WASHINGTON — With the election of President Trump, the nation’s consumer watchdog agency faced a quandary: how to shield the Obama-era institution from a Republican administration determined to loosen the federal government’s grip on business.
In the weeks after the election, Richard Cordray, the Democrat who leads the agency, the Consumer Financial Protection Bureau, directed his staff to compile stories from ordinary Americans thanking it for resolving complaints.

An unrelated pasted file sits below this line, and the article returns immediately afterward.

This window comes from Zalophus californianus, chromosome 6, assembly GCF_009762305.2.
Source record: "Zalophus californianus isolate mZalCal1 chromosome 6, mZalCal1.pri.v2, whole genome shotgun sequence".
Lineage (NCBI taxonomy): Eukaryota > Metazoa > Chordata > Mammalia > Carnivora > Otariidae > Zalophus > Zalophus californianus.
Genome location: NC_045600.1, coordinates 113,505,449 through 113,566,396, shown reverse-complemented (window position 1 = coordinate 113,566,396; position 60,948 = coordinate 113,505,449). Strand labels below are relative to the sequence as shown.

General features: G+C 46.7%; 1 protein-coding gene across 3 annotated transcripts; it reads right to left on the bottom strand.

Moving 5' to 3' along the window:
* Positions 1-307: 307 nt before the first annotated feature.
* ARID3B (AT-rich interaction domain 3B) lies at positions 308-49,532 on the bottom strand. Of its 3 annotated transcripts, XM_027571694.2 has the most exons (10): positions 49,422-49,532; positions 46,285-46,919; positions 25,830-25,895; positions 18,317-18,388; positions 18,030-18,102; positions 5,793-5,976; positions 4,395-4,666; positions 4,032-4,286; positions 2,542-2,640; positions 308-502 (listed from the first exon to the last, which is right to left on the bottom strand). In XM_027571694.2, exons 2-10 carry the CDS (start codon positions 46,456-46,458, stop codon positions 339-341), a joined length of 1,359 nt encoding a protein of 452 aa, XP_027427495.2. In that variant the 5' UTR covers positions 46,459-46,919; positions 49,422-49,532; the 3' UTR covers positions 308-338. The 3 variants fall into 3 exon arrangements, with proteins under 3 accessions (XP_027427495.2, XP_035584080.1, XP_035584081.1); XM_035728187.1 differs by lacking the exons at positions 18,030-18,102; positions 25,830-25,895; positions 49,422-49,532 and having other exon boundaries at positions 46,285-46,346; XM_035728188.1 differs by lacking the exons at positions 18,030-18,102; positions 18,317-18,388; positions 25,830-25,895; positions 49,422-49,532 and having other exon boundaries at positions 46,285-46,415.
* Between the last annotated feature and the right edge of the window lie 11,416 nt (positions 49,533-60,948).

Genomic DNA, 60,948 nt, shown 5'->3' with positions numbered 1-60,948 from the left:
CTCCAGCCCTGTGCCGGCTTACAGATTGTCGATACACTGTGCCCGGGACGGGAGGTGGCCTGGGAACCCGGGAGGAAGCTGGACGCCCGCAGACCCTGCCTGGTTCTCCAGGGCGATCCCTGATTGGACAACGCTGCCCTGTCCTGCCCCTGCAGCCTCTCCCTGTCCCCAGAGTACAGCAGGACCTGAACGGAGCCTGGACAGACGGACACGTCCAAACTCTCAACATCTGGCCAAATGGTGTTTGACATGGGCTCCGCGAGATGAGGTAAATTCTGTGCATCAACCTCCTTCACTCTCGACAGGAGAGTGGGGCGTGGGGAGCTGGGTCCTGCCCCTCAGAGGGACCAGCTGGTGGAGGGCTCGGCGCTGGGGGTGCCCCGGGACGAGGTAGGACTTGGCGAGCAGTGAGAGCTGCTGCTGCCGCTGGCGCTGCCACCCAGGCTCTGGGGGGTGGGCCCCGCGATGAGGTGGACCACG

The anecdotes, which he solicited in an email to share with the Trump transition team, could provide a counterpoint to critics who had cast the agency as a regulatory scourge on the economy. And implicit in his request to employees was the belief that some accolades would come from parts of the country that helped elect Mr. Trump — evidence that the popularity of consumer safeguards transcends party divisions.
“There must be hundreds of such stories,” Mr. Cordray wrote in the email in November, which was obtained in a public records request. He added, “I can think of no better vindication” of the agency’s consumer relief efforts.